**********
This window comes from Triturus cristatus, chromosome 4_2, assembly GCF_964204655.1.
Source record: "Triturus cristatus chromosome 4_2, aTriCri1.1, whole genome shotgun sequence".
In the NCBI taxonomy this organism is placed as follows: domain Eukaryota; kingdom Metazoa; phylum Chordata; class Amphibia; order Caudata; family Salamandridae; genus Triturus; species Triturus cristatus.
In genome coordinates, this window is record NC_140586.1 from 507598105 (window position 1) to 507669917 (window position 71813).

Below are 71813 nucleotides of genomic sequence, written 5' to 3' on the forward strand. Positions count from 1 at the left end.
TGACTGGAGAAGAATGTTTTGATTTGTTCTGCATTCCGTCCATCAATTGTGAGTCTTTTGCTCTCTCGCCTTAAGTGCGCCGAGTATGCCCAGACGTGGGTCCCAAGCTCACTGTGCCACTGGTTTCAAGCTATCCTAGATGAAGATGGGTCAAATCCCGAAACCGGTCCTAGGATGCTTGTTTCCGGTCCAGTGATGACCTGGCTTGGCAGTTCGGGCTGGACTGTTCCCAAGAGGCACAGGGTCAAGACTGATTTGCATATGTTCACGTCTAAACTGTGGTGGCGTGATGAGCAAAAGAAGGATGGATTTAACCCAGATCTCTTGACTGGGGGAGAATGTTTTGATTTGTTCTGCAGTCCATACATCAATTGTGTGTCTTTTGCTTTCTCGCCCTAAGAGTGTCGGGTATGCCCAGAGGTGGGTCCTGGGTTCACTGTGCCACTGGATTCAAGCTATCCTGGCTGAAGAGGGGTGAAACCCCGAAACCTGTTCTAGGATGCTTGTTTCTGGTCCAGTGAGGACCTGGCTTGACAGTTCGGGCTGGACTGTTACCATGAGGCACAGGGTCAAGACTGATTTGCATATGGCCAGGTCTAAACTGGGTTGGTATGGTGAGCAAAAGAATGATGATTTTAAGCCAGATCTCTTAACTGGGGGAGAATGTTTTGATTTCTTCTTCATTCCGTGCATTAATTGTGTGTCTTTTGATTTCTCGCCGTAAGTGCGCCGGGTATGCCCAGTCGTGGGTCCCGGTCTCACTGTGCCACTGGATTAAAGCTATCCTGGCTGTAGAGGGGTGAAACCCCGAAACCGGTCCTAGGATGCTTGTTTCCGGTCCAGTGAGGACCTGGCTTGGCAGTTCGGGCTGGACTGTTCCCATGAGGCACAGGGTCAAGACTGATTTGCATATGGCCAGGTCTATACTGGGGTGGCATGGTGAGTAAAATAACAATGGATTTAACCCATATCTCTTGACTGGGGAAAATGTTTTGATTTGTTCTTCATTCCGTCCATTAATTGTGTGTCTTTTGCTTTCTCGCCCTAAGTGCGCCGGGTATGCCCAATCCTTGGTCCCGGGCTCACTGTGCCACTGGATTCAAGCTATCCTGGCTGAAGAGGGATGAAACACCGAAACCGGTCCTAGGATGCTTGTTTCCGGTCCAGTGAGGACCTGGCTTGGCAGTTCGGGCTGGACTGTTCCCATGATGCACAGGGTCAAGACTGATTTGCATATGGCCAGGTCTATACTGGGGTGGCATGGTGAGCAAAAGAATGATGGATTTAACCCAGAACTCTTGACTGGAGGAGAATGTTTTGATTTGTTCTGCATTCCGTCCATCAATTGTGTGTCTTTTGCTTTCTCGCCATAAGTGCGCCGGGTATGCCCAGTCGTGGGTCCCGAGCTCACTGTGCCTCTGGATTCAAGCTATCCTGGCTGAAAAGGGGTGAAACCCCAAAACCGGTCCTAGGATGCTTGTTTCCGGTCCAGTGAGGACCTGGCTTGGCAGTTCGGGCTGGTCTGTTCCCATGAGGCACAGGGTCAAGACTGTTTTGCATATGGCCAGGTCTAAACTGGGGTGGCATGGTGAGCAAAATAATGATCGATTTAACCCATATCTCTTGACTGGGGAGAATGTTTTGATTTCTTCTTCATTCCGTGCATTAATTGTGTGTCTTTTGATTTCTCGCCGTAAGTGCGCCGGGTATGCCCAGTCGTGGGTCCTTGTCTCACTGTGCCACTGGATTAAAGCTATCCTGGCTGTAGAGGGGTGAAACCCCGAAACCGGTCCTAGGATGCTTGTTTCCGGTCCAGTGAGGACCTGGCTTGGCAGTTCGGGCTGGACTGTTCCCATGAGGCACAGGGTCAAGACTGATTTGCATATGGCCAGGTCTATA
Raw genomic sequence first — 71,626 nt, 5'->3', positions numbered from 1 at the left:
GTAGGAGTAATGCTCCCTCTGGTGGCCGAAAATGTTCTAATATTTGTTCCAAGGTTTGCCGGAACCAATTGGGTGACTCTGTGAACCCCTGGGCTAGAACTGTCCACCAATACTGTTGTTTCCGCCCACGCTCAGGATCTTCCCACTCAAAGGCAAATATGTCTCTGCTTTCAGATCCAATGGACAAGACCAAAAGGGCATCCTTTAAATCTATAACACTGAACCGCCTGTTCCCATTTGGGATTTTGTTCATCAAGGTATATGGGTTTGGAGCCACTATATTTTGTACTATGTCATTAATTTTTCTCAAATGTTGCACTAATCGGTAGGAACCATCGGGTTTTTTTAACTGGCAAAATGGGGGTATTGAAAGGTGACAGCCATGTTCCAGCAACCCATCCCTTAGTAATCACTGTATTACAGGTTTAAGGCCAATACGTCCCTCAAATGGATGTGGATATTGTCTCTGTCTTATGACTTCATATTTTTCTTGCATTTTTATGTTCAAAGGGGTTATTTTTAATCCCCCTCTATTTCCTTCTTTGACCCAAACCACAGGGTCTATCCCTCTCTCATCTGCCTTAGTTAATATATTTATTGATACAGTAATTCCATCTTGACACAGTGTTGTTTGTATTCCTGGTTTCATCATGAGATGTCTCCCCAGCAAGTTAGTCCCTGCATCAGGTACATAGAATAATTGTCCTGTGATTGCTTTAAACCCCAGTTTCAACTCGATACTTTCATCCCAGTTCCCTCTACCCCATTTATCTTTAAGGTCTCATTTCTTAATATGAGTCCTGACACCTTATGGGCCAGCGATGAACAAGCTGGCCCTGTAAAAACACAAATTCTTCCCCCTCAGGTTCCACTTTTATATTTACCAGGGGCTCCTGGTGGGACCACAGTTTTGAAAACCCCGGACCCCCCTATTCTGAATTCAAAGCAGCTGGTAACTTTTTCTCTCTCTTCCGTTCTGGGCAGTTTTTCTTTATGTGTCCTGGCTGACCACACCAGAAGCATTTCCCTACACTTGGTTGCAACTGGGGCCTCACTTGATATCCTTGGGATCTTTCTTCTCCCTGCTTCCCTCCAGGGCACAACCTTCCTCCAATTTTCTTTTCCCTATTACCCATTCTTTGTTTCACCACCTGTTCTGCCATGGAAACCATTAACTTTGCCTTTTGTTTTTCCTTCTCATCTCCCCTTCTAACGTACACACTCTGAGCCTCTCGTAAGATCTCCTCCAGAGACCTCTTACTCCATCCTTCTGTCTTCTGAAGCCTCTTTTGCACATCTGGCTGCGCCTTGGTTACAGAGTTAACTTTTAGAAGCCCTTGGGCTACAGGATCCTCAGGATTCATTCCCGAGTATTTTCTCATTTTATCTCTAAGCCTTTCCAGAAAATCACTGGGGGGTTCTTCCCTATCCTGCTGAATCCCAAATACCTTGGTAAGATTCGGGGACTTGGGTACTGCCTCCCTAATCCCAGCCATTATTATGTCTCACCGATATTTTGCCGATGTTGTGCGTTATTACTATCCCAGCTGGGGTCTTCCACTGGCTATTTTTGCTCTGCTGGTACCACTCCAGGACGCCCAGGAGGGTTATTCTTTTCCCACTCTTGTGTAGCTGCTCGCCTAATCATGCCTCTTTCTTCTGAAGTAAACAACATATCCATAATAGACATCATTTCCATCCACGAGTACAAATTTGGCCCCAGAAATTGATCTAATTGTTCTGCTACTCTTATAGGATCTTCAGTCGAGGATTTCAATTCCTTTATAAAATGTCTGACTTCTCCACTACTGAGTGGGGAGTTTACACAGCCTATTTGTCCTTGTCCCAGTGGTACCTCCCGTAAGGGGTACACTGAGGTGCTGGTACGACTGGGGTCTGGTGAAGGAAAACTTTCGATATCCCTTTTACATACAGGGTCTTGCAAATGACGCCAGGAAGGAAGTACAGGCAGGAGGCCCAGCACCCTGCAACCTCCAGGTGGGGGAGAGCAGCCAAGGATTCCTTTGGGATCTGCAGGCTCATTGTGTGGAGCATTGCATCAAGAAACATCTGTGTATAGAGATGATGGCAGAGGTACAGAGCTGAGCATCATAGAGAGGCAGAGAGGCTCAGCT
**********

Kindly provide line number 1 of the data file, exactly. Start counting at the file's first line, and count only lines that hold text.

This window comes from Triturus cristatus, chromosome 4_2, assembly GCF_964204655.1.